Restoration Hardware ups textiles
October 8, 2001,
New York — Restoration Hardware is undergoing its own restoration, and a new strategy has already been implemented, Gary Friedman, ceo, told analysts at the Robertson Stephens conference held at The Pierre Hotel last week. It will become a more focused retailer, he added, with expanded assortments in home textiles and other categories.
In 2000, Restoration faced problems, he said. It lost $3 million on $369 million in sales. It was undercapitalized. It had seven to 10 under-performing stores, out of a total of 104 locations. And the average store sales versus square foot was low.
But the retailer does have valuable real estate and brand recognition, he added, and he outlined the company's five key initiatives to restoring the company to profitability.
Friedman admitted that Restoration's "current strategy lacks focus...The store was filled with too many disconnected items."
First, Restoration will be adding new core businesses, and one of those will be home textiles. Currently 3 percent to 4 percent of the store's assortment, the home textiles area, including flooring, window, bed and bath, will aggressively increase to become 15 percent to 20 percent of the mix, he said, balancing the low-margin furniture with the high-margin textiles.
There will be "immersion" in the floor coverings and window treatment businesses, he said. The bedding line will be a new core business, with sheets, top-of-the-bed and such, including its own line of duvets and pillows. Its number one category request on its web site is window treatments, a category it doesn't offer, he said — yet. The staff in the home area has also increased with the addition of Danielle Pratt — a Pottery Barn alumna — as director, merchandising, home textiles.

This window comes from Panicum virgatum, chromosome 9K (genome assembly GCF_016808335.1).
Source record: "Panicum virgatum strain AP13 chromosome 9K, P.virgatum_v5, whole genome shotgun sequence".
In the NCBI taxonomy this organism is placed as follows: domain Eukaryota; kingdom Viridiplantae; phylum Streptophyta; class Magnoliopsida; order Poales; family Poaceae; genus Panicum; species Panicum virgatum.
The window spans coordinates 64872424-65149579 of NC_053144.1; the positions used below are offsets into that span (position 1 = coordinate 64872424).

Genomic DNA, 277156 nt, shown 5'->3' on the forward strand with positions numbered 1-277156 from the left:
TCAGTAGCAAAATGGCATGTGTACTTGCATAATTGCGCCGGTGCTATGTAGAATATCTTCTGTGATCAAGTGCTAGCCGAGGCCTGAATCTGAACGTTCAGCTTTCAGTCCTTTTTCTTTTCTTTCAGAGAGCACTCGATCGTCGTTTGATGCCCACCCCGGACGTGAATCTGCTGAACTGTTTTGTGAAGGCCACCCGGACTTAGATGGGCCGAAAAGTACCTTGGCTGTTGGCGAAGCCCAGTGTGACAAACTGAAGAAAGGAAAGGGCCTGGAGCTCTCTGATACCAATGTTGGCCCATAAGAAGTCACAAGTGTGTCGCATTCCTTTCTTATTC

Its current core business will be redefined, and skus will be cut back 15 percent to 20 percent. Refixturing will reflect the new businesses as well as increase store density by 10 percent to 20 percent.
The company will also looking to allocate the appropriate amount of space to items. For example, cabinet and door hardware take up 17 percent of the perimeter space, but only eight percent of the sales volume.
Restoration will still sell the same amount of furniture, he said, but just more of other areas. And it will still have "discovery items" — "you wouldn't believe the unit sales we have in road-side bingo," he said.
Restoration will focus on its catalog, shifting from a print catalog to a direct mail model, focusing on high-performing classifications.
Restoration has also upgraded its management team, starting with Tom Bazzone, evp and coo — two individuals with years of experience in the home specialty market. Friedman also expects to name a new cfo by the end of third quarter. Other hires include Hilary Carroll as director, store operations.
The company has also begun closing underperforming stores: three to date, with plans for six to 10 more over the next two years.
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